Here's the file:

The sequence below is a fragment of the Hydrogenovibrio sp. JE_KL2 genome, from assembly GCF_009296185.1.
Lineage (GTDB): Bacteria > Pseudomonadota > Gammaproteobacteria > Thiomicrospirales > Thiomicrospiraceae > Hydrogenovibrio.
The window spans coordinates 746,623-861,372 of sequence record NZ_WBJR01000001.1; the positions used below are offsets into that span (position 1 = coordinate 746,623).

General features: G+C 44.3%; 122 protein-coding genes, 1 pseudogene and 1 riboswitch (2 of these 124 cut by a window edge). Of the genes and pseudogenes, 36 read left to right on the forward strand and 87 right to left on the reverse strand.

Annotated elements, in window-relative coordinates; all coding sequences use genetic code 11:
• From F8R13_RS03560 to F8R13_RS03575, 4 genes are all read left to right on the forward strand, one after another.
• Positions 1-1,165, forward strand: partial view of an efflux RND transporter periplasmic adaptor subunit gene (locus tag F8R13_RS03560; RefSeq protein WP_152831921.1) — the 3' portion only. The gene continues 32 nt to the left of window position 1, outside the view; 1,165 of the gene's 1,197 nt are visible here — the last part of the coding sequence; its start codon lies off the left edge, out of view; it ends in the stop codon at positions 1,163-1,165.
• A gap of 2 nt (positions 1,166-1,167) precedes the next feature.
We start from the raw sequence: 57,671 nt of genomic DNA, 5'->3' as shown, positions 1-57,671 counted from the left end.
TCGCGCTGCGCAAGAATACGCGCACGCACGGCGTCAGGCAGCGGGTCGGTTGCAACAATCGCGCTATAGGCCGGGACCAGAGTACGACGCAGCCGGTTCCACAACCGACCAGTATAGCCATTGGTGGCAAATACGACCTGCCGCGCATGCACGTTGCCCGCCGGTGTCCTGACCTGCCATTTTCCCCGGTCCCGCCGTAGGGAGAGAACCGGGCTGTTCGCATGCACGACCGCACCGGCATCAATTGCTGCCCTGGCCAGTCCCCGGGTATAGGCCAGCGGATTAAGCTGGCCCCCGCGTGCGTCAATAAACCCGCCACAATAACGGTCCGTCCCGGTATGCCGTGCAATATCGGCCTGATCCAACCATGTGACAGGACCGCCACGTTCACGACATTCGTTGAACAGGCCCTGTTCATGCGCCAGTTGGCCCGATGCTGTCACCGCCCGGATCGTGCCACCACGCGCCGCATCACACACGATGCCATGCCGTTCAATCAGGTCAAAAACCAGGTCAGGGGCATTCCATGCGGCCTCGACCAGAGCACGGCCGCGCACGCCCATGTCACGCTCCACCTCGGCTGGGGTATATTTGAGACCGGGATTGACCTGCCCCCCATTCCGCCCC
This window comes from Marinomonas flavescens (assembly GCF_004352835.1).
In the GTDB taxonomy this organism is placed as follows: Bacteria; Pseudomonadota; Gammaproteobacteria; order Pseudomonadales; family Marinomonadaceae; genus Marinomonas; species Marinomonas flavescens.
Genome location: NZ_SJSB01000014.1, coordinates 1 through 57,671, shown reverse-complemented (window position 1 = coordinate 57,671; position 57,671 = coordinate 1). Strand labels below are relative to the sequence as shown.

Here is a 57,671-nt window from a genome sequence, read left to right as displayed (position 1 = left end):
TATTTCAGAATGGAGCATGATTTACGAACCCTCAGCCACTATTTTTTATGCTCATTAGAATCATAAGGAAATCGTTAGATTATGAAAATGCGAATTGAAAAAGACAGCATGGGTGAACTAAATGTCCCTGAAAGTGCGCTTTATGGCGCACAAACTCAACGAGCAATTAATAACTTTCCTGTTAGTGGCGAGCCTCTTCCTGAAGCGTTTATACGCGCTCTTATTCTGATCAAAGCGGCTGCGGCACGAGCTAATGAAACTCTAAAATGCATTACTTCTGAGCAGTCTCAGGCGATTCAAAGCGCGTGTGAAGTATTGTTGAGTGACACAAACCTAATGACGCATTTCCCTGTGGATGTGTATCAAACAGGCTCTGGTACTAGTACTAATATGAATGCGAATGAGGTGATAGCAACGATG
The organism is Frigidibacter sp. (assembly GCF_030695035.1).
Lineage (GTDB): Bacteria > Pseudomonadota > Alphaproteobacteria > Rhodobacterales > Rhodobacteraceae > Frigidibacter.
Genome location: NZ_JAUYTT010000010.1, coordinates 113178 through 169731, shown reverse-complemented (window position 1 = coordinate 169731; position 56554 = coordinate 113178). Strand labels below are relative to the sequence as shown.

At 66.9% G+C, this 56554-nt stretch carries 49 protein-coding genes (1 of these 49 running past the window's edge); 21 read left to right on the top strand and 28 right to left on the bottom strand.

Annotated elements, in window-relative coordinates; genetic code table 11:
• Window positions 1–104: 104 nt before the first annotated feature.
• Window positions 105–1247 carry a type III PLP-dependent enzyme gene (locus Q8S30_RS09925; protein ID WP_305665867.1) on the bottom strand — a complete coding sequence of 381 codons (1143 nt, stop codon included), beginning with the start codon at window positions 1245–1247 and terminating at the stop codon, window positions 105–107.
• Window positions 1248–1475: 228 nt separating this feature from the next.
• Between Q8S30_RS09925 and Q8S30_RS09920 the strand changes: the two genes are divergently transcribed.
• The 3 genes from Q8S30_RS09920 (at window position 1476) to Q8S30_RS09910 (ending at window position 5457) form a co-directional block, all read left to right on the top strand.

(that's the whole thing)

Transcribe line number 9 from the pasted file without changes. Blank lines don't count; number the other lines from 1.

We start from the raw sequence: 57,671 nt of genomic DNA, 5'->3' as shown, positions 1-57,671 counted from the left end.